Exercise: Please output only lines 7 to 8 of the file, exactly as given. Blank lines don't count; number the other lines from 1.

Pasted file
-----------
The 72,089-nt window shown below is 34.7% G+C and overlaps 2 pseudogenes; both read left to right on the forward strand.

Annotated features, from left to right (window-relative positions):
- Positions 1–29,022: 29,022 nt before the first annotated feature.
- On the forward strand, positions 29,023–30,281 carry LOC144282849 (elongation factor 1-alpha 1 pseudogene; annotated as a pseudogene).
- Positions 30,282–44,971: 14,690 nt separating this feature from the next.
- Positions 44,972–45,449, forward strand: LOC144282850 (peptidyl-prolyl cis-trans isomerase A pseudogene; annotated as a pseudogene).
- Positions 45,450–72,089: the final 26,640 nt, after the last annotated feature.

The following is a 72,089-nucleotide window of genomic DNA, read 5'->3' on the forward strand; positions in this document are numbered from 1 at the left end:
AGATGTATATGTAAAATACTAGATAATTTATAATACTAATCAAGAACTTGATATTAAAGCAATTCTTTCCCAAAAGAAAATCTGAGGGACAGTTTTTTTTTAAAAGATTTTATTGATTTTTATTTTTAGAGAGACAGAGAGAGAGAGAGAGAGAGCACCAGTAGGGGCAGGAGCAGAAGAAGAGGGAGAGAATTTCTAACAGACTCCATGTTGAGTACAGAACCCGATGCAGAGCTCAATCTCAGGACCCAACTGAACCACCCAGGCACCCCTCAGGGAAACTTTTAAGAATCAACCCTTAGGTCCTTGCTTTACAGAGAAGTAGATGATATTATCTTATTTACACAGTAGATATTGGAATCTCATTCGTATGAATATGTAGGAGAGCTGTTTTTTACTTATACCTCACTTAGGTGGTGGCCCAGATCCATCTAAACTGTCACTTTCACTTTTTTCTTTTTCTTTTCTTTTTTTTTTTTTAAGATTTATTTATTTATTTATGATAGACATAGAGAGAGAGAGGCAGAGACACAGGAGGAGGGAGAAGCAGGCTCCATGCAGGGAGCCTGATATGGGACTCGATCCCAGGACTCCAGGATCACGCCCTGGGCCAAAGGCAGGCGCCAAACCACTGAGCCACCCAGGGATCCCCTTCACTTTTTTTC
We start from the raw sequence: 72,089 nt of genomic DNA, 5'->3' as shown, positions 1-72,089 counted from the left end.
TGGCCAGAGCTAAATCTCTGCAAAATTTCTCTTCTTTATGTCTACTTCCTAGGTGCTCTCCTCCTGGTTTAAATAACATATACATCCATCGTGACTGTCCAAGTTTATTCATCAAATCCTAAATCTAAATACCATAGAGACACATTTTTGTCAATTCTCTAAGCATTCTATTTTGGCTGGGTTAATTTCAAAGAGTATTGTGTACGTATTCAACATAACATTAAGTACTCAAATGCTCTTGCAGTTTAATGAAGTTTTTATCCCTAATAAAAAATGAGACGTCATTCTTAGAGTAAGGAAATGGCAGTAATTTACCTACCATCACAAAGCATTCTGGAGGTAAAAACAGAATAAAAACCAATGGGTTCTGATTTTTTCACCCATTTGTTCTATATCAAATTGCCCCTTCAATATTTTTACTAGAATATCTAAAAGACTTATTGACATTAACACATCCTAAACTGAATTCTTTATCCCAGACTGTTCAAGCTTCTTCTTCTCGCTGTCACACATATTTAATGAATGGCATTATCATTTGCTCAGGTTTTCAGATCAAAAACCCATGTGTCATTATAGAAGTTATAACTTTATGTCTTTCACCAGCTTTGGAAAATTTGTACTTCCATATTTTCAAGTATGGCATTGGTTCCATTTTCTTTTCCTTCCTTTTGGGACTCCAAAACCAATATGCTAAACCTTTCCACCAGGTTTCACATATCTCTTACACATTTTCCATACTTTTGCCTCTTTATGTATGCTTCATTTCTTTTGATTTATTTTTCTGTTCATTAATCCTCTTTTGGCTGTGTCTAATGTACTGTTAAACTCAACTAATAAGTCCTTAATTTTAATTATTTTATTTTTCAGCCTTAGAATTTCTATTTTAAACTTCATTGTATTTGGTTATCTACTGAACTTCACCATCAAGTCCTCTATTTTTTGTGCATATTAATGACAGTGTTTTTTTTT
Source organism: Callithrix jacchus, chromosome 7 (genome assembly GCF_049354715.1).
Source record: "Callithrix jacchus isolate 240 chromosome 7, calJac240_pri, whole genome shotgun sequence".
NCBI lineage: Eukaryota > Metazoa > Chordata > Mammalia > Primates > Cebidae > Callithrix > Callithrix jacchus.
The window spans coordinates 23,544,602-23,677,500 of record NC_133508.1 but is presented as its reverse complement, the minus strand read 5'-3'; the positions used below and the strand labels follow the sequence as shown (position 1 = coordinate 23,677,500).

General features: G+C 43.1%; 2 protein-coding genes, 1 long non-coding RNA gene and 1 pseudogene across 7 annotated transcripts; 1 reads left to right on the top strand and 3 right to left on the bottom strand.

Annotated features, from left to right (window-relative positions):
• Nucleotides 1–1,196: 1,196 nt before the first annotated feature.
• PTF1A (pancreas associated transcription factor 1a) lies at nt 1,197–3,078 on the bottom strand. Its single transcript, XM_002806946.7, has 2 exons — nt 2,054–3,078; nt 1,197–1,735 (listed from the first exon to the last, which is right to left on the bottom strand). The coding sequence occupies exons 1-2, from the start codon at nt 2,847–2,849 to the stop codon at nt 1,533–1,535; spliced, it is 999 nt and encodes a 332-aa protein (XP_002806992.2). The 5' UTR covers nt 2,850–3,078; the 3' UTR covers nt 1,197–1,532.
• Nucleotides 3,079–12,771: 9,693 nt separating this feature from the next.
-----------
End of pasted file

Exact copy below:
- Positions 45,450–72,089: the final 26,640 nt, after the last annotated feature.

The following is a 72,089-nucleotide window of genomic DNA, read 5'->3' on the forward strand; positions in this document are numbered from 1 at the left end: